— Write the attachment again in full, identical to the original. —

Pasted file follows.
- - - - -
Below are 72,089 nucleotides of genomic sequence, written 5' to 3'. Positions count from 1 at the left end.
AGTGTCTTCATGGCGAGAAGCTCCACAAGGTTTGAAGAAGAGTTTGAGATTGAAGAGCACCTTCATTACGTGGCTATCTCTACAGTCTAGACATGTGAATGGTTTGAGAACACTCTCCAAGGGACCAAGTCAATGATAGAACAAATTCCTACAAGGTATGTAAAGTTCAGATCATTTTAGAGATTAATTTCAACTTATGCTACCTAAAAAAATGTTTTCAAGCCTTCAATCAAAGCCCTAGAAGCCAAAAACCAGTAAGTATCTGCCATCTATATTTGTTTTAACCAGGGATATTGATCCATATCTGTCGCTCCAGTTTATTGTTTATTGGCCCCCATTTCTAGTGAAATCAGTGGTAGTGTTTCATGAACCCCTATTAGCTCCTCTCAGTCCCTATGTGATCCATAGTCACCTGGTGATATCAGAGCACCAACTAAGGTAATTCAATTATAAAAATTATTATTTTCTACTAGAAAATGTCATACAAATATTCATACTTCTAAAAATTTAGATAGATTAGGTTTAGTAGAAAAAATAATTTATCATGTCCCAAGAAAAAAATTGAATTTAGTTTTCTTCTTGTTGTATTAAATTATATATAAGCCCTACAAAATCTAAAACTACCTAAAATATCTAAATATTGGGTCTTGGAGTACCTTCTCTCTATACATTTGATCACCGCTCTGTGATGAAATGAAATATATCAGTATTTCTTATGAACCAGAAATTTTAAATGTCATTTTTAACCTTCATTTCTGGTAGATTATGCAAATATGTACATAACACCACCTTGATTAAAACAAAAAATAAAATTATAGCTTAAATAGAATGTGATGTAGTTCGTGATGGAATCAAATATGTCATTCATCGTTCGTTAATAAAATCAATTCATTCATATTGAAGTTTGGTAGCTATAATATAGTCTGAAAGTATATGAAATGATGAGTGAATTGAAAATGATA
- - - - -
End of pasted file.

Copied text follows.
Below are 72,089 nucleotides of genomic sequence, written 5' to 3'. Positions count from 1 at the left end.
AGTGTCTTCATGGCGAGAAGCTCCACAAGGTTTGAAGAAGAGTTTGAGATTGAAGAGCACCTTCATTACGTGGCTATCTCTACAGTCTAGACATGTGAATGGTTTGAGAACACTCTCCAAGGGACCAAGTCAATGATAGAACAAATTCCTACAAGGTATGTAAAGTTCAGATCATTTTAGAGATTAATTTCAACTTATGCTACCTAAAAAAATGTTTTCAAGCCTTCAATCAAAGCCCTAGAAGCCAAAAACCAGTAAGTATCTGCCATCTATATTTGTTTTAACCAGGGATATTGATCCATATCTGTCGCTCCAGTTTATTGTTTATTGGCCCCCATTTCTAGTGAAATCAGTGGTAGTGTTTCATGAACCCCTATTAGCTCCTCTCAGTCCCTATGTGATCCATAGTCACCTGGTGATATCAGAGCACCAACTAAGGTAATTCAATTATAAAAATTATTATTTTCTACTAGAAAATGTCATACAAATATTCATACTTCTAAAAATTTAGATAGATTAGGTTTAGTAGAAAAAATAATTTATCATGTCCCAAGAAAAAAATTGAATTTAGTTTTCTTCTTGTTGTATTAAATTATATATAAGCCCTACAAAATCTAAAACTACCTAAAATATCTAAATATTGGGTCTTGGAGTACCTTCTCTCTATACATTTGATCACCGCTCTGTGATGAAATGAAATATATCAGTATTTCTTATGAACCAGAAATTTTAAATGTCATTTTTAACCTTCATTTCTGGTAGATTATGCAAATATGTACATAACACCACCTTGATTAAAACAAAAAATAAAATTATAGCTTAAATAGAATGTGATGTAGTTCGTGATGGAATCAAATATGTCATTCATCGTTCGTTAATAAAATCAATTCATTCATATTGAAGTTTGGTAGCTATAATATAGTCTGAAAGTATATGAAATGATGAGTGAATTGAAAATGATA